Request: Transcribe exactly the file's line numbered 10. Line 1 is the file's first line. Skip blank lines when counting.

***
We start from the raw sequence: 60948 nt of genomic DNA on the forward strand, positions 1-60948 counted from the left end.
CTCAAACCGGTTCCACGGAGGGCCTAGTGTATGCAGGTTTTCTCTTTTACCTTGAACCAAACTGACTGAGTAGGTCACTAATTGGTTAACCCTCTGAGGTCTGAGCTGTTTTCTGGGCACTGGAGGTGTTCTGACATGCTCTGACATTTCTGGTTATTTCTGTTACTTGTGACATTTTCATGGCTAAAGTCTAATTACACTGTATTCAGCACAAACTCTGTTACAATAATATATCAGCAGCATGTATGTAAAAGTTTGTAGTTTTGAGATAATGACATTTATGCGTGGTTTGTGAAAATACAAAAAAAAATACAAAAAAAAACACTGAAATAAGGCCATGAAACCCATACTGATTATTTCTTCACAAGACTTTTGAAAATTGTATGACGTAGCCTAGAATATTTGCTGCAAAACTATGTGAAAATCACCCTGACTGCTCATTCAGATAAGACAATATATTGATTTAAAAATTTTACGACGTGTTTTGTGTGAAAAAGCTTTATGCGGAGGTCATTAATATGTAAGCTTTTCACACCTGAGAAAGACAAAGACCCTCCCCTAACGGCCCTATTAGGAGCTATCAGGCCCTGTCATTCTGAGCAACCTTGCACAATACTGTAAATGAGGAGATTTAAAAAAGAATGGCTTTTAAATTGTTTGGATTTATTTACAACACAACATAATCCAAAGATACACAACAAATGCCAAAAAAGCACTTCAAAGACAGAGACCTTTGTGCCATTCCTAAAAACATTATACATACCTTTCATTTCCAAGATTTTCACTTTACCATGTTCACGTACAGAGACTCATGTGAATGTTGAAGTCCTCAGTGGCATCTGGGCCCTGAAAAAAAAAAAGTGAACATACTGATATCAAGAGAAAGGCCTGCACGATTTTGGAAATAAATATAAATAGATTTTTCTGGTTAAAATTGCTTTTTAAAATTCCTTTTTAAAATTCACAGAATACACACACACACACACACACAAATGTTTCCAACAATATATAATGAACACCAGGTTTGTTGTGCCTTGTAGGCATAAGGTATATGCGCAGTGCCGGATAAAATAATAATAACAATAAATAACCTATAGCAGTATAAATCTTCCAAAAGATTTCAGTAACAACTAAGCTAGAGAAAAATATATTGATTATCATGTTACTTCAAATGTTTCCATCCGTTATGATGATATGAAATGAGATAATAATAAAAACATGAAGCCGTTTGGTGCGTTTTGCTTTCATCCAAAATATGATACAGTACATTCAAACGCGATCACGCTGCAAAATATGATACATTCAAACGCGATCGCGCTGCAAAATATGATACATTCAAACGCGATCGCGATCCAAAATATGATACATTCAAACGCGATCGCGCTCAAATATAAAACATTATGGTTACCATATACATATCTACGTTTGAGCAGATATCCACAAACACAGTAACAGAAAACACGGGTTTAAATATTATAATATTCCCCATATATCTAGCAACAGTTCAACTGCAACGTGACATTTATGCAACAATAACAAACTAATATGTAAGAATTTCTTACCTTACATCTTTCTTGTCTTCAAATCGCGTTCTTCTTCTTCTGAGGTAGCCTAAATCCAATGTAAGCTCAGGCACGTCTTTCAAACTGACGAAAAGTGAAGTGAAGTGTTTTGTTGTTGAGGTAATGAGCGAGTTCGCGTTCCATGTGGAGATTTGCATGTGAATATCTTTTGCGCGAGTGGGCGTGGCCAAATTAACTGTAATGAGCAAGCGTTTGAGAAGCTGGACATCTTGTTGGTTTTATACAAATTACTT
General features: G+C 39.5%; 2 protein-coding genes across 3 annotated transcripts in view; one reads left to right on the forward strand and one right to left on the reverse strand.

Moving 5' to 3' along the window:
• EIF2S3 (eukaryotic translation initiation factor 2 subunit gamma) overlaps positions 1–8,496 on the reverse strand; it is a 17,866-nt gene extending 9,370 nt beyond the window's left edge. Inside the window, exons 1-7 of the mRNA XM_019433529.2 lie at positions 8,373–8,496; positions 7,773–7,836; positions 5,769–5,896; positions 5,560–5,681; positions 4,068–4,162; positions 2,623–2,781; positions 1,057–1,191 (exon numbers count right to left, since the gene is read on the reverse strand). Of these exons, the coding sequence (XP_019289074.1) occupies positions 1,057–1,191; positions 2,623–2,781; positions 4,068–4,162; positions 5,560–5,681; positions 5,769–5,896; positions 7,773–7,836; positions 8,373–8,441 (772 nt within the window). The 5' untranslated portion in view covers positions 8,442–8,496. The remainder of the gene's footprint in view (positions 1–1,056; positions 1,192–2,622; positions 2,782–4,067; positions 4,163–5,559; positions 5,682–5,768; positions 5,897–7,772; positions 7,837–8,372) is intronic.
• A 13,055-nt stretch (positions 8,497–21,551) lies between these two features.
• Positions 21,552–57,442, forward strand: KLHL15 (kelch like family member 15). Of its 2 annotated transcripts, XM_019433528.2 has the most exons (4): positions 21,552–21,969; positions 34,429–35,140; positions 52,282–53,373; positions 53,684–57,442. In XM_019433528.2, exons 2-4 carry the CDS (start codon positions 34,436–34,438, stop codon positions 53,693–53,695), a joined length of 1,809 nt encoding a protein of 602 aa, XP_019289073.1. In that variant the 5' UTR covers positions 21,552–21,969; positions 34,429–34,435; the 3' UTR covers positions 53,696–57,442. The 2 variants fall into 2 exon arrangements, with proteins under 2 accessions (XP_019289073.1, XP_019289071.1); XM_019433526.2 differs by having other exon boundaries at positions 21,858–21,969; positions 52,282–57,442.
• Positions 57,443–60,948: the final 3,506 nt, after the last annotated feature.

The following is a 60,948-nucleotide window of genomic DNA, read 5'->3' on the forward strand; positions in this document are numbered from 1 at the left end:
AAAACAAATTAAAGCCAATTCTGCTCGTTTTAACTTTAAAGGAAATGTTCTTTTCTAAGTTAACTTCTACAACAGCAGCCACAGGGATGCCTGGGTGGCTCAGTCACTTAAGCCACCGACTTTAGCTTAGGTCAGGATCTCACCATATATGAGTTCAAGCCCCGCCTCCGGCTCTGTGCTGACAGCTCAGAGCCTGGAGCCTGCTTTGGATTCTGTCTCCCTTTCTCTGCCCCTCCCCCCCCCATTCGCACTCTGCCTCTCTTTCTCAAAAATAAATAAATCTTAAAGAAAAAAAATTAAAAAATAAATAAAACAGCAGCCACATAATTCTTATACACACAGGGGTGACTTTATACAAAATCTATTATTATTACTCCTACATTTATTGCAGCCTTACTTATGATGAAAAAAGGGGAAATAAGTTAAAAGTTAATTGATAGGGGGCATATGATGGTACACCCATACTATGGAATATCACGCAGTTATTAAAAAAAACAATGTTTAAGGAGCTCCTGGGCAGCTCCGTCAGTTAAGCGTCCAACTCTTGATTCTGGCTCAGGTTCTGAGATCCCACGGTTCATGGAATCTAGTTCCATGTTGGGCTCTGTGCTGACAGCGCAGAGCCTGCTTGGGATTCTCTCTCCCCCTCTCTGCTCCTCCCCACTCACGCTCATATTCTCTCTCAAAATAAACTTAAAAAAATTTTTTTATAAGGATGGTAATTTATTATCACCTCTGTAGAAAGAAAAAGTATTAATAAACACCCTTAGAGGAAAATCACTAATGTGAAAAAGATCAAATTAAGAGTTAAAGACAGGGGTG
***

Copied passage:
AAAACAAATTAAAGCCAATTCTGCTCGTTTTAACTTTAAAGGAAATGTTCTTTTCTAAGTTAACTTCTACAACAGCAGCCACAGGGATGCCTGGGTGGCTCAGTCACTTAAGCCACCGACTTTAGCTTAGGTCAGGATCTCACCATATATGAGTTCAAGCCCCGCCTCCGGCTCTGTGCTGACAGCTCAGAGCCTGGAGCCTGCTTTGGATTCTGTCTCCCTTTCTCTGCCCCTCCCCCCCCCATTCGCACTCTGCCTCTCTTTCTCAAAAATAAATAAATCTTAAAGAAAAAAAATTAAAAAATAAATAAAACAGCAGCCACATAATTCTTATACACACAGGGGTGACTTTATACAAAATCTATTATTATTACTCCTACATTTATTGCAGCCTTACTTATGATGAAAAAAGGGGAAATAAGTTAAAAGTTAATTGATAGGGGGCATATGATGGTACACCCATACTATGGAATATCACGCAGTTATTAAAAAAAACAATGTTTAAGGAGCTCCTGGGCAGCTCCGTCAGTTAAGCGTCCAACTCTTGATTCTGGCTCAGGTTCTGAGATCCCACGGTTCATGGAATCTAGTTCCATGTTGGGCTCTGTGCTGACAGCGCAGAGCCTGCTTGGGATTCTCTCTCCCCCTCTCTGCTCCTCCCCACTCACGCTCATATTCTCTCTCAAAATAAACTTAAAAAAATTTTTTTATAAGGATGGTAATTTATTATCACCTCTGTAGAAAGAAAAAGTATTAATAAACACCCTTAGAGGAAAATCACTAATGTGAAAAAGATCAAATTAAGAGTTAAAGACAGGGGTG